Federal agencies approve cyberattack rules for US banking system


Federal banking regulatory agencies have approved a final rule on how information about cyberattacks should be shared within the US banking system, according to a joint statement released by the Federal Deposit Insurance Corporation (FDIC).

The Office of the Comptroller of the Currency (OCC), the Board of Directors, and the FDIC jointly announced that banks will be required to notify their primary federal regulator of any material cybersecurity incident as soon as possible, and at later 36 hours after that took place.

Notification will be required if the incident is likely to have a significant impact on the viability of a bank’s operations, its ability to provide banking products and services or the stability of the financial sector.

The rule also requires banking service providers to notify affected customers as soon as possible if the incident is believed to affect them for four hours or more.

“The notification requirement for banking service providers is important as banking organizations increasingly rely on third parties to provide essential services,” regulators said in a decision document.

“These third parties may also experience IT security incidents that may disrupt or degrade the provision of services to their banking organization’s customers or have other significant impacts on a banking organization.”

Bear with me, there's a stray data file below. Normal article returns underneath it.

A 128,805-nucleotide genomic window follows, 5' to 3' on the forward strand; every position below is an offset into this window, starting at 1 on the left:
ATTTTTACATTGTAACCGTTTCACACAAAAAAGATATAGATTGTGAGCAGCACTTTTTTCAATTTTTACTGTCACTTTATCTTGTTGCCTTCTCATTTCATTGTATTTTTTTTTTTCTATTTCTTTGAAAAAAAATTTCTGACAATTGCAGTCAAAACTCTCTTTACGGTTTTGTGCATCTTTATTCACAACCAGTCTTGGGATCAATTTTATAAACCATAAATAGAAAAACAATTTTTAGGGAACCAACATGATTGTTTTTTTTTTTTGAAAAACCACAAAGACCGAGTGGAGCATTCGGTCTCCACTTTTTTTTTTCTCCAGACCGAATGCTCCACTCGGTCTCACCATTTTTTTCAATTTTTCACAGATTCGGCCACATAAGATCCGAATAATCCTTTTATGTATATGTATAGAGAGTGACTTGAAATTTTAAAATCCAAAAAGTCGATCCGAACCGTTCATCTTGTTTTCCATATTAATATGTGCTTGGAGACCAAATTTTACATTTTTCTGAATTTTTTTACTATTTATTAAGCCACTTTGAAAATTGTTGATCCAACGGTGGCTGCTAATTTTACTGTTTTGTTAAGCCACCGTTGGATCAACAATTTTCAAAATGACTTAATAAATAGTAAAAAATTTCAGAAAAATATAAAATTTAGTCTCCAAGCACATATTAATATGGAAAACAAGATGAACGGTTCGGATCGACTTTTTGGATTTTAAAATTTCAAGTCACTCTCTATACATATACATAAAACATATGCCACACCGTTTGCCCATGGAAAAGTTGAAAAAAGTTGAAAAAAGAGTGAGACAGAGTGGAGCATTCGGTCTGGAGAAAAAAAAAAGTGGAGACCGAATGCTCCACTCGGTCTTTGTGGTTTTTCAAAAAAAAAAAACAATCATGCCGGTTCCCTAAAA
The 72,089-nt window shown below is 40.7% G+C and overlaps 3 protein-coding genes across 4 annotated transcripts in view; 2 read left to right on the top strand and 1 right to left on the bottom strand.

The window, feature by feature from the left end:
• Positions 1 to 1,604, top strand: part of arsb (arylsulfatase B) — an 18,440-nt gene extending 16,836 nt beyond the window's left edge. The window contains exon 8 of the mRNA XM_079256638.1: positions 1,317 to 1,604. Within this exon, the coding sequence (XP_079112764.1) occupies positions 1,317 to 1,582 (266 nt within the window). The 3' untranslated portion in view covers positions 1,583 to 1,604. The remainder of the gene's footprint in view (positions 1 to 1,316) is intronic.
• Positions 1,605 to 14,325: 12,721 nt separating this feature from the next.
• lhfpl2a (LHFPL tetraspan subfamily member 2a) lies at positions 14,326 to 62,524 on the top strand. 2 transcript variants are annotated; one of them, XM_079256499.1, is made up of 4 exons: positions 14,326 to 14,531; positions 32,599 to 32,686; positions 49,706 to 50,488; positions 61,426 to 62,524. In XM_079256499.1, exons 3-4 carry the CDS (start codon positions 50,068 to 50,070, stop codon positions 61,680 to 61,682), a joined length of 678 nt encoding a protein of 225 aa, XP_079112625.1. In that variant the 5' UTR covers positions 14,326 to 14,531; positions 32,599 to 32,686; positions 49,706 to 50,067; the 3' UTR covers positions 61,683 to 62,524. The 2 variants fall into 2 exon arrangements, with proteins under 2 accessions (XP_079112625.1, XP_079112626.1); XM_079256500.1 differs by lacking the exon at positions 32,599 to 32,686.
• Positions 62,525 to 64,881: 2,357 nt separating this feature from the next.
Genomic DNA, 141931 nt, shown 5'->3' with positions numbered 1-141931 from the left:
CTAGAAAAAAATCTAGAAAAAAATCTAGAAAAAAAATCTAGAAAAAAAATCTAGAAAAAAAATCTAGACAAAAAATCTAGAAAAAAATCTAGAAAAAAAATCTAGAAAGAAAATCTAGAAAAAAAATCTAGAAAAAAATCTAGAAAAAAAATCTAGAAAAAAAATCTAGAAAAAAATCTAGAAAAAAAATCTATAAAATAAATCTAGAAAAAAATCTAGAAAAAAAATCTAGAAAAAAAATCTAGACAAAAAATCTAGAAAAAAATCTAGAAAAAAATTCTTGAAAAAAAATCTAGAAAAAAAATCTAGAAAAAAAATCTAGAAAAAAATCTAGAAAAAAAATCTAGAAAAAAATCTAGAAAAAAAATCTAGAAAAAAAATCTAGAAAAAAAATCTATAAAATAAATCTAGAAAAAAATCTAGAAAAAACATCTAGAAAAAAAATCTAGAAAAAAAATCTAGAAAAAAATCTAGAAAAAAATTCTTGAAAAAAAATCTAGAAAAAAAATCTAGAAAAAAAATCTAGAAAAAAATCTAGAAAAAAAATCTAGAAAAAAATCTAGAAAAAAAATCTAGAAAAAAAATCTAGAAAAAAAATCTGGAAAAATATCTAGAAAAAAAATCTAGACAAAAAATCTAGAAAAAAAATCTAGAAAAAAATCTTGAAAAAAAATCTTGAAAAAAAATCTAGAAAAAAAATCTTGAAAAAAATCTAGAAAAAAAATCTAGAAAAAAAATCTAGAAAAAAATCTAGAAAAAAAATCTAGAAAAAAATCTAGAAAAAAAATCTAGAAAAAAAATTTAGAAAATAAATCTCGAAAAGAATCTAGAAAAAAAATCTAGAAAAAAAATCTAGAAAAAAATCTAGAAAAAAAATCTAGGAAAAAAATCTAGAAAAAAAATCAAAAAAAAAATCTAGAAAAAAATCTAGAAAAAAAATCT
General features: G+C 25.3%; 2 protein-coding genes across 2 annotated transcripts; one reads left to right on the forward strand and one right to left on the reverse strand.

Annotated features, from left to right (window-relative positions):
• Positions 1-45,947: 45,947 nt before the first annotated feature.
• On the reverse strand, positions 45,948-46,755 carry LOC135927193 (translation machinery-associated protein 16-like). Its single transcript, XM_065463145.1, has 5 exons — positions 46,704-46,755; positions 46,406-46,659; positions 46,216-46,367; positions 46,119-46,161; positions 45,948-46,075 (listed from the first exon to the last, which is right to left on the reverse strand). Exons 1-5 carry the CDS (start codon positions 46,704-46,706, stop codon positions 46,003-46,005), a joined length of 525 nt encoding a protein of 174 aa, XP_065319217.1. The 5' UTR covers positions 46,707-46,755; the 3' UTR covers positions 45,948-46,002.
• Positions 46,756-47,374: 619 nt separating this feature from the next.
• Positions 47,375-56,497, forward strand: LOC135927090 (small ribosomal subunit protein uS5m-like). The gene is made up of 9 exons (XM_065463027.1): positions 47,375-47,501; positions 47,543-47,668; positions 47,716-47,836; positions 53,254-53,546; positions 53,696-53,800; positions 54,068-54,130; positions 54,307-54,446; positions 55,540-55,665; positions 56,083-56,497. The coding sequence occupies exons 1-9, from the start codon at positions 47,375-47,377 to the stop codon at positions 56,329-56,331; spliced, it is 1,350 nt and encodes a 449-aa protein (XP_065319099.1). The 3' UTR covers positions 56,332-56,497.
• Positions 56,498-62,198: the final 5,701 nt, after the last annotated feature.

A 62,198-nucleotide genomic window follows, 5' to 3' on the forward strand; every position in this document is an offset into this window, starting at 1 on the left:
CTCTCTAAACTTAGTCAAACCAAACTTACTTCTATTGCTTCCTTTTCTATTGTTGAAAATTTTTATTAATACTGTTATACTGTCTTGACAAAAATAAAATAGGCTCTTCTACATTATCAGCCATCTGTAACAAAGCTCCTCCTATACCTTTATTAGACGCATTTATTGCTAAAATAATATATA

A report from cybersecurity firm OneSpan found that the top compliance challenges facing banks include preventing cyberattacks, protecting sensitive data, and keeping up with changes in consumer privacy laws and industry regulations. ‘industry.

According to a report by Cybersecurity Ventures, the total costs of cybercrime are expected to reach $10.5 trillion by 2025, as cases of account takeover, new account registration fraud and other types of cyberattacks continue to increase.

In September, the Basel Committee on Banking Supervision (BCBS) warned that malicious attackers in space had become “increasingly sophisticated” and had “more access points to banking systems”.


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